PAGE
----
Class of 2007: J.Nash

"I'm about to eat your ass like soul food."

SUPERLATIVE Most Likely to Get Nasty

QUOTE "I'm about to eat your ass like soul food."

If you're looking for the future of hyphy, vocalist J.Nash is already there. Never mind that his versatile vocals link the two hottest Bay Area rap albums this year: Mistah FAB's Da Baydestrian (SMC) and Turf Talk's West Coast Vaccine (Sic Wid It). His own album, Hyphy Love (Soul Boy/Urban Life), is a genre unto itself, a fusion of hyphy and R&B that Nash calls R&Bay. Hailing from East Oakland's Murder Dubs — otherwise known as the 20s and home to Beeda Weeda, who appears on Hyphy Love — Nash used to rap, but, he points out, "Everyone was rappin', so I switched," employing skills learned primarily at church. Nonetheless, apart from a brief stint as a member of vocal group Rewind, he says, "I always messed with rappers, like Laroo and Keak."

Nash's date with destiny, however, was meeting up-and-coming rapper FAB, who appeared on Nash's 2005 out-the-trunk album, Real Man (Soul Boy), shortly before blowing up with Son of a Pimp (Thizz Ent., 2005). "I thought I was doing him a favor," Nash says with a laugh, acknowledging how much the association with FAB boosted his career.

FAB protégé Rob E also produced half of Hyphy Love, letting his hair down even more than on Baydestrian. These tracks are fleshed out with productions by heavyweights like Droop-E and Sean T, whose beat on "Hyphy Dancin'" transforms the sound with a throwback '80s paint job, resulting in one of the disc's most unique songs.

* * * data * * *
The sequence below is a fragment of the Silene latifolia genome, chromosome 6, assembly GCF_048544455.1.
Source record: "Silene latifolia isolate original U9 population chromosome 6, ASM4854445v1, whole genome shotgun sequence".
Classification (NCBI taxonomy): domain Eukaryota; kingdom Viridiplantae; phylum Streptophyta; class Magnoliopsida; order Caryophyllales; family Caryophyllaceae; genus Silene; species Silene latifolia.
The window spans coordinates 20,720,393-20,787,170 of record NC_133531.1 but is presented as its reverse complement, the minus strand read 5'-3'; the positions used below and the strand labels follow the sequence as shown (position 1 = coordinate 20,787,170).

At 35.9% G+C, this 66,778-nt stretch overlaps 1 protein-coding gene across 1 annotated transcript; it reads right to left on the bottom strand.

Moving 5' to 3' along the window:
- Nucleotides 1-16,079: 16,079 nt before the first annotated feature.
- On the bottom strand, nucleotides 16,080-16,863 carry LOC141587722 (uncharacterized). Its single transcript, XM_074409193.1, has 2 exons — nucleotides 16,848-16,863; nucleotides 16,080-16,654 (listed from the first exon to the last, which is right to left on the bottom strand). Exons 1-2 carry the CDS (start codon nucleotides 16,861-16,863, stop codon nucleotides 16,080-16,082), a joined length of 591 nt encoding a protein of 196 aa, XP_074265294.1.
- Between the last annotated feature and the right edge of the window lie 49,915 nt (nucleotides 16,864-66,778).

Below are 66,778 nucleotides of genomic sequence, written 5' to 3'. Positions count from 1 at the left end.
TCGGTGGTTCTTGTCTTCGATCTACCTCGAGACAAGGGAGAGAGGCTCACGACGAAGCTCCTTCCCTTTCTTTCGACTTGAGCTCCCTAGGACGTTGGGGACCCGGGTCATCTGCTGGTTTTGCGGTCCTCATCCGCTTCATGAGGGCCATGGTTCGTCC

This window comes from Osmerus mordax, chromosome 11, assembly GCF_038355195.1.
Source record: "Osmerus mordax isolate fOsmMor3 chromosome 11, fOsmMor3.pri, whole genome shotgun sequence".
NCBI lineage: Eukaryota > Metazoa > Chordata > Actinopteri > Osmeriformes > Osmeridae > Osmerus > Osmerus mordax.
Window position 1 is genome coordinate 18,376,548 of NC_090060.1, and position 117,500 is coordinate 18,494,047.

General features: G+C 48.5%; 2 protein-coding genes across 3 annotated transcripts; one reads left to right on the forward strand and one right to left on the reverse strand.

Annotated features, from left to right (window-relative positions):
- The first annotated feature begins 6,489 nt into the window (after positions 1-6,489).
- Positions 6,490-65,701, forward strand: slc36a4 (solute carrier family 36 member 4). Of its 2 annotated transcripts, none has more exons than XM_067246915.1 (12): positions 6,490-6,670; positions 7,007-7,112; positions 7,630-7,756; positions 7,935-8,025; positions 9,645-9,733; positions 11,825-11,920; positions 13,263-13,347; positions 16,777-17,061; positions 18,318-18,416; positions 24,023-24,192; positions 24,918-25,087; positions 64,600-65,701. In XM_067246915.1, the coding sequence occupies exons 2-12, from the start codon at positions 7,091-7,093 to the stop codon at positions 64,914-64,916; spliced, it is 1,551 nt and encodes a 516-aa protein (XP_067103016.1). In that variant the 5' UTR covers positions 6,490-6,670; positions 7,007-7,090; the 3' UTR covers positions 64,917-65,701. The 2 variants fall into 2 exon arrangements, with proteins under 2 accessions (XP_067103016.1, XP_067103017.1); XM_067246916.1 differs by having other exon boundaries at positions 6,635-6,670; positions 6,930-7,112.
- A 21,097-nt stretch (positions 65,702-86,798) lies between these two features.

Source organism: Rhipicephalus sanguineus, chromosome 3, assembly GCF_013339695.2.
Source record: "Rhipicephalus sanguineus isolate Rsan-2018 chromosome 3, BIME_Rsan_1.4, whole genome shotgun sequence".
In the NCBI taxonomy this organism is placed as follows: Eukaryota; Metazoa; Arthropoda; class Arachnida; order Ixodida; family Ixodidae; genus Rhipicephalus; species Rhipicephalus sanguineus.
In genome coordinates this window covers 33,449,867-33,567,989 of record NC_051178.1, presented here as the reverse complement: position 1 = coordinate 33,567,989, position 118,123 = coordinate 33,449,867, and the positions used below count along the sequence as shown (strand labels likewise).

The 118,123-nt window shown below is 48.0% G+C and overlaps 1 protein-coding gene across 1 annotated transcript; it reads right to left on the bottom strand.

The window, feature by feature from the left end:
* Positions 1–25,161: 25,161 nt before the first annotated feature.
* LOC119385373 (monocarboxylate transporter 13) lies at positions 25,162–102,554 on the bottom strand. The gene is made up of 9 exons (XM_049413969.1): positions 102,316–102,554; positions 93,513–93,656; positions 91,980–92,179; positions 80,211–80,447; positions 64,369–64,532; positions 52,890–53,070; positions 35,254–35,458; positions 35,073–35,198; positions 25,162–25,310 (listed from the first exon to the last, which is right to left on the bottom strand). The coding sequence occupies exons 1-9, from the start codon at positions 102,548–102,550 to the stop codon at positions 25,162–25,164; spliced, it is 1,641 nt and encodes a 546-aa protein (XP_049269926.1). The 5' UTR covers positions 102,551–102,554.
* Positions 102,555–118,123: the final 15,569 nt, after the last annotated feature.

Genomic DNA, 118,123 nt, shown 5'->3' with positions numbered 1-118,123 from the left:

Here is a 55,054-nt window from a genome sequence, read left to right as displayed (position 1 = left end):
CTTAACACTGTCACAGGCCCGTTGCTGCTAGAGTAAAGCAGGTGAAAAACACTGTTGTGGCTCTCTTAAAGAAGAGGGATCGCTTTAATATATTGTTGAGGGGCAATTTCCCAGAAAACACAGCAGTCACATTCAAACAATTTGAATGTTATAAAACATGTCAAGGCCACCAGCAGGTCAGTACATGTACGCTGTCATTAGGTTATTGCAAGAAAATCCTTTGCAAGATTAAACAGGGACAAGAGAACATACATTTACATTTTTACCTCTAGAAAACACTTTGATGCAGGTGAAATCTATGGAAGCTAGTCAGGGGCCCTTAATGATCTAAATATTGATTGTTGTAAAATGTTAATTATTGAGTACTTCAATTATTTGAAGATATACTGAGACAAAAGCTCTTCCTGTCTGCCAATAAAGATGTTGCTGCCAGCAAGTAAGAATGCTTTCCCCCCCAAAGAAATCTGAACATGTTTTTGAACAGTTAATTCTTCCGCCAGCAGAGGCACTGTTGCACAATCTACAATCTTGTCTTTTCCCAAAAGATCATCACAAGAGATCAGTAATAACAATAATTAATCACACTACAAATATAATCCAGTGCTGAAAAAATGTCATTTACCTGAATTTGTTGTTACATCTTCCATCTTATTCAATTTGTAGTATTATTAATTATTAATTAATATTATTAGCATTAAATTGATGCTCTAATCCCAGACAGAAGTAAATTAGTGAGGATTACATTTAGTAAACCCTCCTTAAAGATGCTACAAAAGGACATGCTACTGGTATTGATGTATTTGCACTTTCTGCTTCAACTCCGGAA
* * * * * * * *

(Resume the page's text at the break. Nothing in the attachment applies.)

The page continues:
Lest anyone think Hyphy Love is all hyphy and no love, Nash delivers a number of excellent, more conventional slow-jam-style ballads, with a flexible tenor that moves up to alto and down to baritone. As an artist who writes his own material, Nash never suffers from the lyrical banality typical of contemporary R&B. Like R. Kelly, whose work he admires, Nash brings out the nasty. There's something hilarious about hearing the line "I'm sucking on those big ol' boobs" delivered with the agonized passion of a slow jam. It's a much more realistic thought in a sexual situation than the usual "Hold you in my arms" crap.

Nash has already started to generate buzz thanks to a lo-fi video for his advance single, "Cupcakin," with J-Stalin, which has scored more than 35,000 hits on YouTube and has been cross-posted all over the Net. A second, more professional video for the more hyphy "Show You Love" has just debuted. Expect live shows in clubs around the Bay.

"Once you see me perform," Nash says with a rapper's swagger, "it's over. I got you. You're going to become a fan." (Garrett Caples)

Also from this author

  • Stalin: Darkness Visible

    With his new album, Bay Area boss J.Stalin shines a light on Bay Area rap — and his own 12-year career

  • The secret life of Sylvia Fein

    The 94-year-old painter comes to terms with her surreality in a new retrospective

  • Break on through

    Michael McClure reflects on his "beast language" classic

  • Also in this section

  • Good things, small packages

    33 1/3, the ultimate record collector's novella series, turns 10

  • No thanks, Bono

    Three new albums that should magically appear on your iPod in place of Songs of Innocence

  • A show a day: Your fall music calendar

    FALL ARTS 2014 Like a daily multivitamin, your recommended dose of live shows through November